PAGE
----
GM and Chrysler were not deemed “financially viable” by the Energy Department, a critical benchmarks that makes them ineligible for next month’s disbursement of TARP funds.
From the Washington Post:
Next month, $25 billion in loans aimed at producing more fuel-efficient cars will start flowing to suppliers and automakers — just not to the two companies most in need of funding, General Motors and Chrysler.
The Energy Department program dictates that companies must be “financially viable” to receive the loans. And last week, the Obama administration ruled that, at least for now, both GM and Chrysler cannot meet that benchmark.
The president gave GM 60 days to rework its restructuring plan by negotiating concessions from the United Auto Workers union and its bondholders. In 30 days, Chrysler must do the same, plus complete its proposed alliance with Fiat.
“We don’t see this as a denial of our application,” GM spokesman Kerry Christopher said. “Until the determination that we’re a viable company can be made, we’re not going to be given the loans.”
Energy spokeswoman Stephanie Mueller said the department could not comment on individual applications.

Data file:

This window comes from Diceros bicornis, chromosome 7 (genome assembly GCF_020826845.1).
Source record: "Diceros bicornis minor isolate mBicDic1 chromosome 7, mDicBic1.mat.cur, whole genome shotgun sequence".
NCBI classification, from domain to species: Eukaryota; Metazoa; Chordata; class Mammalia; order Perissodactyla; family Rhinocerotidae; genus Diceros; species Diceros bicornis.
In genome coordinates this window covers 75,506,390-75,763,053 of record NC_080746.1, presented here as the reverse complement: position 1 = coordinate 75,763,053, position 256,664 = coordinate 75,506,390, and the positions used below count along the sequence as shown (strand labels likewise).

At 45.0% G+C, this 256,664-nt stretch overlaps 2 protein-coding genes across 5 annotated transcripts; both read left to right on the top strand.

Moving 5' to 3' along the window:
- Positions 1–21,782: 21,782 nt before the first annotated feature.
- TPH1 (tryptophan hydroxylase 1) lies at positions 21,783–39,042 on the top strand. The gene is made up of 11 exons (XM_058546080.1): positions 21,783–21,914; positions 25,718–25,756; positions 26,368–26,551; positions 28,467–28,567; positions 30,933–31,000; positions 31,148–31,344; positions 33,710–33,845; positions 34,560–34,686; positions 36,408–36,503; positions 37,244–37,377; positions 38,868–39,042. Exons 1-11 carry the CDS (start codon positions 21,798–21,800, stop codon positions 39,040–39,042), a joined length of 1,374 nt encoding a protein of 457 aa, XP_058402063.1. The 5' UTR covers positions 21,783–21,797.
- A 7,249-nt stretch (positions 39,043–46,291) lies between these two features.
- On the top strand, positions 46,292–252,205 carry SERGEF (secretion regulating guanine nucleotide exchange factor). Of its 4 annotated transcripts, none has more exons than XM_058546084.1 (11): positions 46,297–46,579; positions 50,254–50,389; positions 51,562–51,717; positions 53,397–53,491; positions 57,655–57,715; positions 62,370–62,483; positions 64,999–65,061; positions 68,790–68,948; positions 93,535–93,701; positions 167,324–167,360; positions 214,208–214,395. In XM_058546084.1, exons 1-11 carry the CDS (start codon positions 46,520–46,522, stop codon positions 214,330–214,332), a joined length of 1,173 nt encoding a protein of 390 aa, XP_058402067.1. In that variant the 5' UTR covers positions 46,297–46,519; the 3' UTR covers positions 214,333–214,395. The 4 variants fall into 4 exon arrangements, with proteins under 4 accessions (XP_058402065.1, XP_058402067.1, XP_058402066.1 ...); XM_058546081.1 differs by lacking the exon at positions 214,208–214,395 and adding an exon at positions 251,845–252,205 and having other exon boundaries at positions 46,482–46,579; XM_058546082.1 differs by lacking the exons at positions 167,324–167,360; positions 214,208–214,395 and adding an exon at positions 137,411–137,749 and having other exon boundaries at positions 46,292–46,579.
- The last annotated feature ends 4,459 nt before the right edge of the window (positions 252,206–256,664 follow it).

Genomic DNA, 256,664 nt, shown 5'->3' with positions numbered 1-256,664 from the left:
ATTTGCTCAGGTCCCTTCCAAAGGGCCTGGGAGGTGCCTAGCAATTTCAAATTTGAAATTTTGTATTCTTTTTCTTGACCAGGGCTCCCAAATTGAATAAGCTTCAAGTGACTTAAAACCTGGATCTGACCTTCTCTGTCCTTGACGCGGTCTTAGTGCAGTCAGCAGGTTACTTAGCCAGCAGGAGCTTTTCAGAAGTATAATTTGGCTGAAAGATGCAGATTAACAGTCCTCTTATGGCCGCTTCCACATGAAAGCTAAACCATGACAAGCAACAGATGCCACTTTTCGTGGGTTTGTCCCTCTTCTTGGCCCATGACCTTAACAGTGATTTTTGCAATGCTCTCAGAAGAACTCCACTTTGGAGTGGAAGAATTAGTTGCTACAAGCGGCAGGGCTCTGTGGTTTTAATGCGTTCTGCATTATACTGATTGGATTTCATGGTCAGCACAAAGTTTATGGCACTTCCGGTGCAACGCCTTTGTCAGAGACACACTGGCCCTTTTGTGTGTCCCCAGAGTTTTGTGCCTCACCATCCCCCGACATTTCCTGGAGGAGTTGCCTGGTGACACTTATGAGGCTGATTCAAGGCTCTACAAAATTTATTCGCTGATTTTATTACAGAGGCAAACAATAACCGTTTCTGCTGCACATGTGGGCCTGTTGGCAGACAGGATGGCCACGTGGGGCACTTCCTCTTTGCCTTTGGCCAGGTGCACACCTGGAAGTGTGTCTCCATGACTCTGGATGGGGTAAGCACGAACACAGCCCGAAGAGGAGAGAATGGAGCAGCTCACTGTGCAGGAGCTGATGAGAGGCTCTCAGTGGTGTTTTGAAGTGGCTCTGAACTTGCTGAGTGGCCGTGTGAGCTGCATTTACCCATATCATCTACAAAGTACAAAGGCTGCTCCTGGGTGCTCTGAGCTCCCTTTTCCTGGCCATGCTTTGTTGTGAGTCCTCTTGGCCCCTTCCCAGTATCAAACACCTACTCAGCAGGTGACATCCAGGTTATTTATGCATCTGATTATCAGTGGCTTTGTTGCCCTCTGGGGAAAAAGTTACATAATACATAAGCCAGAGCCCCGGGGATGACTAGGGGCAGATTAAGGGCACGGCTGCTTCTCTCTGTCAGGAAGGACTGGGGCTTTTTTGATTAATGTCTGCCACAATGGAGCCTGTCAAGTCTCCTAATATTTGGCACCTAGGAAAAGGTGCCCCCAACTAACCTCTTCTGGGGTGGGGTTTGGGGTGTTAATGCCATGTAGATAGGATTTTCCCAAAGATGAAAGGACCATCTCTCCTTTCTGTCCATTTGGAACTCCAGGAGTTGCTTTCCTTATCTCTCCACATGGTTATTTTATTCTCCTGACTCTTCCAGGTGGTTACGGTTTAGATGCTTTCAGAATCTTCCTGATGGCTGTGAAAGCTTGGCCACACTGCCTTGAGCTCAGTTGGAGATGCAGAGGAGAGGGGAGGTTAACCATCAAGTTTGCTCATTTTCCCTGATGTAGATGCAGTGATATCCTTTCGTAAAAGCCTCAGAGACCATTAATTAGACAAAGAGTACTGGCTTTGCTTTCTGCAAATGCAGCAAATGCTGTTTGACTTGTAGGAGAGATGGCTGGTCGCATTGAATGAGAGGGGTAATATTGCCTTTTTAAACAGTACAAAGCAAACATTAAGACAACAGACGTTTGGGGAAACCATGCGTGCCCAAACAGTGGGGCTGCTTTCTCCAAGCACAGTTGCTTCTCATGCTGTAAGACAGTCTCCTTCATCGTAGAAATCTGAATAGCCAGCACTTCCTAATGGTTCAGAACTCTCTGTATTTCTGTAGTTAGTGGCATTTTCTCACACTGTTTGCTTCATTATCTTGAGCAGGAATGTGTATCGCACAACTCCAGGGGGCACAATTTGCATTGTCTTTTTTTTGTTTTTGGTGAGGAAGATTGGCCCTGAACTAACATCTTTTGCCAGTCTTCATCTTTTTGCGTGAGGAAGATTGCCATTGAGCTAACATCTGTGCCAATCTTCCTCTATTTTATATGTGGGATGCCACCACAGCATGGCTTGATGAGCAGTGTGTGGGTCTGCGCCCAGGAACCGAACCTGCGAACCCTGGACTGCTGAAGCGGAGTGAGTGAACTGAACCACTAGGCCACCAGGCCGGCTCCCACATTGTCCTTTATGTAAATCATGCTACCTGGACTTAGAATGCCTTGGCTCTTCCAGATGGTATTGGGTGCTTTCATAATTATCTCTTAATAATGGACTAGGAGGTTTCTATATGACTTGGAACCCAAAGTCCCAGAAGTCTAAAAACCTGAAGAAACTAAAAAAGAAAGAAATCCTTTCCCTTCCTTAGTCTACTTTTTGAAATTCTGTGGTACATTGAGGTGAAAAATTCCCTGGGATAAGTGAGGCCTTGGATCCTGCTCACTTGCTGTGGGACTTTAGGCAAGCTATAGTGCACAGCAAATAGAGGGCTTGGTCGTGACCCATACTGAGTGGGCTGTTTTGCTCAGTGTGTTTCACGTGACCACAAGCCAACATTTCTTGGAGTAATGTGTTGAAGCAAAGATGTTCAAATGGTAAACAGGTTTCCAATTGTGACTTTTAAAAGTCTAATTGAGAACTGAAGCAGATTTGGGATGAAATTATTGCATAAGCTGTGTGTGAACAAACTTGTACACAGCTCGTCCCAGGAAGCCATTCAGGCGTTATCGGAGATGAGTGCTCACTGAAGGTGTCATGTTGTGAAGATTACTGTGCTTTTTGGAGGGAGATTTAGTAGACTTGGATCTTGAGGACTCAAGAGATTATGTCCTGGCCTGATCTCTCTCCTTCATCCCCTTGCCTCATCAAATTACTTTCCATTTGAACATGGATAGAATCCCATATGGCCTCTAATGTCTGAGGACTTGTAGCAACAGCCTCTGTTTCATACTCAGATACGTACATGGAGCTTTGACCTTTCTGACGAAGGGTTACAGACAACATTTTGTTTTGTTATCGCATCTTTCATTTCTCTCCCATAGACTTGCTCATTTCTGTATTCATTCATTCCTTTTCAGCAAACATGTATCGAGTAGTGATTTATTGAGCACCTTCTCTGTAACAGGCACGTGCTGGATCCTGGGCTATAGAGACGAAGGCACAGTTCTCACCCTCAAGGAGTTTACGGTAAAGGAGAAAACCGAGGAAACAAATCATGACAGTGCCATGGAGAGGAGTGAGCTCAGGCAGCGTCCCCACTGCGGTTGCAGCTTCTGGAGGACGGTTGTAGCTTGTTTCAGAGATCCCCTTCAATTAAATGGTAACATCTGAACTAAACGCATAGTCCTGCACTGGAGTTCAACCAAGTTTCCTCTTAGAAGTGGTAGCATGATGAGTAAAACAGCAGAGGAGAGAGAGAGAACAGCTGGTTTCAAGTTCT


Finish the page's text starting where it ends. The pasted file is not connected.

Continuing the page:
GM has applied for $10.3 billion to fund projects such as the Chevrolet Volt, its plug-in electric car. Chrysler is seeking about $8 billion to build hybrids and other battery-powered vehicles.
Ford, which may be the only domestic automaker that qualifies, applied for $5 billion in direct loans by 2011.
After lawmakers protested that these critical loans weren’t moving fast enough to help the struggling auto industry, Energy Secretary Steven Chu said the first round of loans would be granted in May.
“We’re still on track to meet the secretary’s time line of offering loans within the next few weeks,” Mueller said.